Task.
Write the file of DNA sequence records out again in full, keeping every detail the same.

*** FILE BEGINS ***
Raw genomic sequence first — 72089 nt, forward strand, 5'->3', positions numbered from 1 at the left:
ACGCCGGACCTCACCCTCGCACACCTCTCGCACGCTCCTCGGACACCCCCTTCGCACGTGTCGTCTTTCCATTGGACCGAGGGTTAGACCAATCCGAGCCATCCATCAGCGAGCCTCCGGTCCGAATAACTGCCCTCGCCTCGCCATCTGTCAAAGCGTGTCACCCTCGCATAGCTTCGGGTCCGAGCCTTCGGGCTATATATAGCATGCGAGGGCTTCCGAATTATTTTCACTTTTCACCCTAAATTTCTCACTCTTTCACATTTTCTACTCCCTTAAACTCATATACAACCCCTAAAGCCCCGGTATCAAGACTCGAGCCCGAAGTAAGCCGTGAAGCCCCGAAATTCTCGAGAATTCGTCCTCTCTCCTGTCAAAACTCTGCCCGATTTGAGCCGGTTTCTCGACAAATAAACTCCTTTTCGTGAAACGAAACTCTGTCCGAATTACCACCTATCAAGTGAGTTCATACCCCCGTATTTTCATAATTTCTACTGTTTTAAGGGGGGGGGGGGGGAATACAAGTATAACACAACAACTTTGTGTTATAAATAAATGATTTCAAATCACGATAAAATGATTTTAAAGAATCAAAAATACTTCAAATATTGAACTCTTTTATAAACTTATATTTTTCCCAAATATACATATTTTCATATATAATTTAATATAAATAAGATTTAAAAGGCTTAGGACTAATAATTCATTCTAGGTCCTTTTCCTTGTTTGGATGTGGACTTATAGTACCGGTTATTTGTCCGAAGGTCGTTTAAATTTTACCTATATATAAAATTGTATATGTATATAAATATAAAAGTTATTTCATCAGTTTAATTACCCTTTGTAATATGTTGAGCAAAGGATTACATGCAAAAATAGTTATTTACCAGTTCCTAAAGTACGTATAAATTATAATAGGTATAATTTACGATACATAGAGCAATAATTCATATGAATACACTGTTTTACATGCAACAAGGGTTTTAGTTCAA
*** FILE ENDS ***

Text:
Raw genomic sequence first — 72089 nt, forward strand, 5'->3', positions numbered from 1 at the left:
ACGCCGGACCTCACCCTCGCACACCTCTCGCACGCTCCTCGGACACCCCCTTCGCACGTGTCGTCTTTCCATTGGACCGAGGGTTAGACCAATCCGAGCCATCCATCAGCGAGCCTCCGGTCCGAATAACTGCCCTCGCCTCGCCATCTGTCAAAGCGTGTCACCCTCGCATAGCTTCGGGTCCGAGCCTTCGGGCTATATATAGCATGCGAGGGCTTCCGAATTATTTTCACTTTTCACCCTAAATTTCTCACTCTTTCACATTTTCTACTCCCTTAAACTCATATACAACCCCTAAAGCCCCGGTATCAAGACTCGAGCCCGAAGTAAGCCGTGAAGCCCCGAAATTCTCGAGAATTCGTCCTCTCTCCTGTCAAAACTCTGCCCGATTTGAGCCGGTTTCTCGACAAATAAACTCCTTTTCGTGAAACGAAACTCTGTCCGAATTACCACCTATCAAGTGAGTTCATACCCCCGTATTTTCATAATTTCTACTGTTTTAAGGGGGGGGGGGGGGAATACAAGTATAACACAACAACTTTGTGTTATAAATAAATGATTTCAAATCACGATAAAATGATTTTAAAGAATCAAAAATACTTCAAATATTGAACTCTTTTATAAACTTATATTTTTCCCAAATATACATATTTTCATATATAATTTAATATAAATAAGATTTAAAAGGCTTAGGACTAATAATTCATTCTAGGTCCTTTTCCTTGTTTGGATGTGGACTTATAGTACCGGTTATTTGTCCGAAGGTCGTTTAAATTTTACCTATATATAAAATTGTATATGTATATAAATATAAAAGTTATTTCATCAGTTTAATTACCCTTTGTAATATGTTGAGCAAAGGATTACATGCAAAAATAGTTATTTACCAGTTCCTAAAGTACGTATAAATTATAATAGGTATAATTTACGATACATAGAGCAATAATTCATATGAATACACTGTTTTACATGCAACAAGGGTTTTAGTTCAA